Production assistants report to the director and assist any department with anything they need. Much of their time involves setting things up, such as lighting, props and distributing walkie-talkies. They also let everyone on set know when meal breaks are and will run ad-hoc tasks when needed.
Read more about a day in the life of a production assistant on our sister website, Staff Me Up.
The production designer works with the director and DOP to create the aesthetic of the interior sets and locations. They will brainstorm ideas with the director to understand the creative vision and research to ensure that they create an authentic representation of what’s in the script. The production designer manages the art department – which is generally the largest department of a film crew.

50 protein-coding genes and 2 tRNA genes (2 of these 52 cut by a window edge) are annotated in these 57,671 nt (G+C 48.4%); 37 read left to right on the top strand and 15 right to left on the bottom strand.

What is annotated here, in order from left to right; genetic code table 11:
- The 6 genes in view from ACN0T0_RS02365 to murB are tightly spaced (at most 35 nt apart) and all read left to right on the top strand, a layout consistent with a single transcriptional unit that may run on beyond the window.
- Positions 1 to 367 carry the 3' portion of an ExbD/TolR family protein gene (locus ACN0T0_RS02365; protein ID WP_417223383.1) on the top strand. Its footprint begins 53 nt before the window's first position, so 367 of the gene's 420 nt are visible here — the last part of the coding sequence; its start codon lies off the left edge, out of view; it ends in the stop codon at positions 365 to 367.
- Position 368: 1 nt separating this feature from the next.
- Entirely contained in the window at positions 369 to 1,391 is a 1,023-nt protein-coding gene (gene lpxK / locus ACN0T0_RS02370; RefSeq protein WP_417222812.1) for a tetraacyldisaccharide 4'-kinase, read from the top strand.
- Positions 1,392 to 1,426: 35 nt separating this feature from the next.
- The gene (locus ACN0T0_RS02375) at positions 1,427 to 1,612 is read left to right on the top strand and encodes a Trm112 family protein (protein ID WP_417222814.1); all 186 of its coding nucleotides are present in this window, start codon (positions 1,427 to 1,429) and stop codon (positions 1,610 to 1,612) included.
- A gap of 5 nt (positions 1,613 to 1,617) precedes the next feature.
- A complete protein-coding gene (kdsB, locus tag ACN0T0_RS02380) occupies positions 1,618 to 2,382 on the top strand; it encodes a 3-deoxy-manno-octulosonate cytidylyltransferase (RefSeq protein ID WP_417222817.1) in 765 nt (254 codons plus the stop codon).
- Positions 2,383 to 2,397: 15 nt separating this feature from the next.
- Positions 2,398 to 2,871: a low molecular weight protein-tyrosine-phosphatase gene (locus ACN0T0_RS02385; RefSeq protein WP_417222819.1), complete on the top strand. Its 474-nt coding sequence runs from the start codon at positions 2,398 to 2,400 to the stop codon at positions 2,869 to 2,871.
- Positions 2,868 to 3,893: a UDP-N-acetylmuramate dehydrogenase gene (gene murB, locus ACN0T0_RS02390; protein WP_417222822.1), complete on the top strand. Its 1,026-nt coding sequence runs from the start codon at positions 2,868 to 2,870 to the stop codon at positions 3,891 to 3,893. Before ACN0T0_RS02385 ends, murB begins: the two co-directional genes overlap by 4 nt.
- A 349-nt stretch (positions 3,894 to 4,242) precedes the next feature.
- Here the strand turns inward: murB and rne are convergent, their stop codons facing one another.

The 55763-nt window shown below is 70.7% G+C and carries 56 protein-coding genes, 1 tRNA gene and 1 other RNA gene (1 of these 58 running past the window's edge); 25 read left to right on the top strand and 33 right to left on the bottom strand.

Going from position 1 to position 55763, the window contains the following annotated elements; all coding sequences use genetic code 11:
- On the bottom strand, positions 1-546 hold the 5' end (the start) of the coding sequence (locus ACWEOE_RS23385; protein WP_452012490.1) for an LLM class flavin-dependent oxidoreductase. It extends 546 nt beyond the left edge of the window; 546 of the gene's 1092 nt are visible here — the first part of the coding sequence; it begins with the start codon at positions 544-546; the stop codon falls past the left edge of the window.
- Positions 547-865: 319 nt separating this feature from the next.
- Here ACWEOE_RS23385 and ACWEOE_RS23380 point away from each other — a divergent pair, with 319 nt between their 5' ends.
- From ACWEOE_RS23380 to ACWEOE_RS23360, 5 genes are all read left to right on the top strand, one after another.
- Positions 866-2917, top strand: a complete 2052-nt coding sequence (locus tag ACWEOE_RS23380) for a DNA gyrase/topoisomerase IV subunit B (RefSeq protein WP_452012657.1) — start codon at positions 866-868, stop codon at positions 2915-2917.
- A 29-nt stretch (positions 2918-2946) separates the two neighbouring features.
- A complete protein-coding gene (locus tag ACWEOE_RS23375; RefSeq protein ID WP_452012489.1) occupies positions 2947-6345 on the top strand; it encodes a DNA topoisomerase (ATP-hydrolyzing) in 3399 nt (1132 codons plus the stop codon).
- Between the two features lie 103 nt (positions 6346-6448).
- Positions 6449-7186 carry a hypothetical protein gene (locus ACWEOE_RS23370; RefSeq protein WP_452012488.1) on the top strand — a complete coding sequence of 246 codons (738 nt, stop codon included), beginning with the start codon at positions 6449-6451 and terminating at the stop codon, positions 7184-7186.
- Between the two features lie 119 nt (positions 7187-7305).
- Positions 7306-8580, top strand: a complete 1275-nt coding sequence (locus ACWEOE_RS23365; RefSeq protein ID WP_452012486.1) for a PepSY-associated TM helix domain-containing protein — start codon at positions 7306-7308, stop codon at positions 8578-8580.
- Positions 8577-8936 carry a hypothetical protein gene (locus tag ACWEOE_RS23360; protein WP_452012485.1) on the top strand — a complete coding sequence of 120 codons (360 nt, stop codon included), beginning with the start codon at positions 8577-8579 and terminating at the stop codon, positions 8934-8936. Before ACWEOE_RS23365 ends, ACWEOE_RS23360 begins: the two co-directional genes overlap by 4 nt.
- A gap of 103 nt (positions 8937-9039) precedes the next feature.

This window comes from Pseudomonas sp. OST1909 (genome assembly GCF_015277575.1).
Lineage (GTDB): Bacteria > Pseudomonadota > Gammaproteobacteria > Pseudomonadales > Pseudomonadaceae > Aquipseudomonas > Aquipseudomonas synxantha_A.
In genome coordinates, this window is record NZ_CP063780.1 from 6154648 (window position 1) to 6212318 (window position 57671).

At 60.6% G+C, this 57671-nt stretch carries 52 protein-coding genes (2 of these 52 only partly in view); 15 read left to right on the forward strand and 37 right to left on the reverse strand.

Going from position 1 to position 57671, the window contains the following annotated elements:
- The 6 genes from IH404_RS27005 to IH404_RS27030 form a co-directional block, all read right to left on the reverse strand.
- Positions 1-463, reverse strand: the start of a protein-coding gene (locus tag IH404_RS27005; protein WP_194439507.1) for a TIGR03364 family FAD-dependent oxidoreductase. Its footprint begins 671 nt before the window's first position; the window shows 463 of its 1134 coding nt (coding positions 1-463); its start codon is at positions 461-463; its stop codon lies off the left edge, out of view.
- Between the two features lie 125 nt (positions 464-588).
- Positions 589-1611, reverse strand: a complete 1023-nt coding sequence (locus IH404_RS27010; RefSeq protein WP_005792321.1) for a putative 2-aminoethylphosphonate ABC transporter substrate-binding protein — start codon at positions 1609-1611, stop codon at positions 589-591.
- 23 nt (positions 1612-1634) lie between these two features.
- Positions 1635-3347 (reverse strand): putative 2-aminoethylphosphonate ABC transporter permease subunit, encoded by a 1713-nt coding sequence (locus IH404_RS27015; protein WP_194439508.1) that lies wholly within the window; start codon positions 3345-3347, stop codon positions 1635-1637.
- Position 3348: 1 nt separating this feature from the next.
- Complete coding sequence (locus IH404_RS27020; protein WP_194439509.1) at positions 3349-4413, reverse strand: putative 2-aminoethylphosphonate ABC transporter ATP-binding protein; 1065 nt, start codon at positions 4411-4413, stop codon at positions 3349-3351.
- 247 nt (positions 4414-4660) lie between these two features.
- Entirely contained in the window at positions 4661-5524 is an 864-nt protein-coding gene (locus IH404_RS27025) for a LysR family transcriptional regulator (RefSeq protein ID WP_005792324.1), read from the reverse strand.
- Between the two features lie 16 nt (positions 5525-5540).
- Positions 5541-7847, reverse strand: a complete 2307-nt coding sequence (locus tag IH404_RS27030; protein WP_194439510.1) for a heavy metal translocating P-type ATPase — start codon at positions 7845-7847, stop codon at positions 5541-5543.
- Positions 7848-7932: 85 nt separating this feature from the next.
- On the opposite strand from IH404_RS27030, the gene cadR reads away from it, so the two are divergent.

The art director reports to the production designer and gets to work pre-production to create the required aesthetic look for each scene. They design sets and oversee their construction to achieve a well-designed production.
The gaffer is the head of the lighting department and the chief lighting technician. The gaffer makes notes of all the special lighting requirements in the script, devises a lighting plan to meet the director’s creative vision, oversees the lighting while filming and adjusts as required.
A grip sets up the equipment to support the camera on a film set, which can involve tracks, camera dollies and cranes. The key grip is the head of this department and is responsible for overseeing the assembling of the camera support systems and dismantling once finished.